• Upcomimg Trips

    October 14 to 21 Cruise - Bermuda
  • theatre and Concerrts

    November 3rd. Saw the much acclaimed “The Nap” by Brian Bean. By coincidence, Christine and I watched the world snooker championship on the BBC while we were in London last May; the play is about an elaborate con pulled on the championships. Billed as a comedy, it has, in the cast, a transvestite Mrs. Malaprop. The actor/actress playing the part did not have the timing to make the most of the mis-pronounced humour. There was a very clever coordination between the real table on which the contestants played (one of whom was a real snooker champion) and the screen above  it showing the action. The con included a somewhat unconvincing fake execution which scuttled the comedy in my view.

    October 3. Attended a beautiful memorial to the late Robert Mann at the Manhattan School of Music. The highlight was  sandwiched  between Mozart and Faure – Robert Mann’s setting of The Swedish Match Girl. The story was narrated By his 96 -year-old widow, Lucy. The piano quartet included Nicholas Mann, Robert’s son.

     Ocober 8. Susan and went to the 92nd Street Y to see a pre-screening of the film “The Oath” followed by a question and answer period by the author/director and a well-known television personality. Susan was,  I think, impressed–it is an obvious Liberal political piece–I was put off by the gratuitous violence and expletive-heavy dialogue.

    October 9. Susan, Christine and I saw a most-marvelous production of Chekov’s “Uncle Vanya” at The Kaye Playhouse. The action was brilliantly played out by the actors in the pit of the theatre with the audience rising in tiers all around them.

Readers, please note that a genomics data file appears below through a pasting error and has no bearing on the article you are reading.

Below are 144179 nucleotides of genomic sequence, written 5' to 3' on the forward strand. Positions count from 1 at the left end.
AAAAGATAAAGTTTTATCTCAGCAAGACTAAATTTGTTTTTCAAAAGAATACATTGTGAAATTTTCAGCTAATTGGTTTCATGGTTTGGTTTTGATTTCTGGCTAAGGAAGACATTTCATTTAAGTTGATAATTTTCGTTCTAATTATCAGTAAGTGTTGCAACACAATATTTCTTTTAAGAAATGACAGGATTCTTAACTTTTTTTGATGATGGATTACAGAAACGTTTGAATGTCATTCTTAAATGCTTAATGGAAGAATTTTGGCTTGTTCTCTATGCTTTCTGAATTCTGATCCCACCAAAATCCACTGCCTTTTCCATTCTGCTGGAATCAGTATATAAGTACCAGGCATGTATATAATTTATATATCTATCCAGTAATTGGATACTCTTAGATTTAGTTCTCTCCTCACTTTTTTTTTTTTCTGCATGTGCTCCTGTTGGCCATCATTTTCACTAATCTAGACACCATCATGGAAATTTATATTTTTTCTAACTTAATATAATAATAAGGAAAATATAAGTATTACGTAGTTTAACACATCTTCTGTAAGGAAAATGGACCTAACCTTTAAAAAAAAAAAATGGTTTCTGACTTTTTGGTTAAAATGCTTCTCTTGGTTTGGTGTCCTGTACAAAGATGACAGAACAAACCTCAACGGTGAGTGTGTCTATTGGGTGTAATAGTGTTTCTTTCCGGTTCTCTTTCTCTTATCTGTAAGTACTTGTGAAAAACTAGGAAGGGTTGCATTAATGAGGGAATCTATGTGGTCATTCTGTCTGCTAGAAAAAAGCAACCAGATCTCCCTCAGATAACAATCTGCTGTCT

All the actors were superb, but Jay O. Sanders in the title role gave a commanding performance and the audience was spell-bound from beginning to end.

     

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Like Life at the Met Breuer

During Susan’s brief visit, we took the Q train to 72nd Street and thence to The Breuer on Madison. I was particularly anxious to see the exhibit of sculpture from across the last 500 years in light of the #metoo activism which supposedly influenced the exhibition. Gone were the voluptuous curves of the classical portrayals of the female form by the old masters – here they were replaced by stark realism and over-literal detail. Even including an autopsied carcass with distinctly unsexist organs on public display! Enlarge the  pictures for detail:

Patrons pondering a potato lady

 

Potatoes?

 

Sexist image?

 

Modern Miss

 

Everything in its right place?

 

. . . of course!

 

The years hang heavy!

 

. . . . the same lady, all dressed up . . .

 

Office discussion

 

This exhibit is interesting but seems a little odd in the context

 

. . . as does this one . . .

 

Beautifully carved marble detail of one of the more traditional forms.

 

The traditionally moulded backside of the figure above!

 

THE END

 

 

 

 

 

 

 

 

 

 

 

 

 

 

 

 

 

 

 

 

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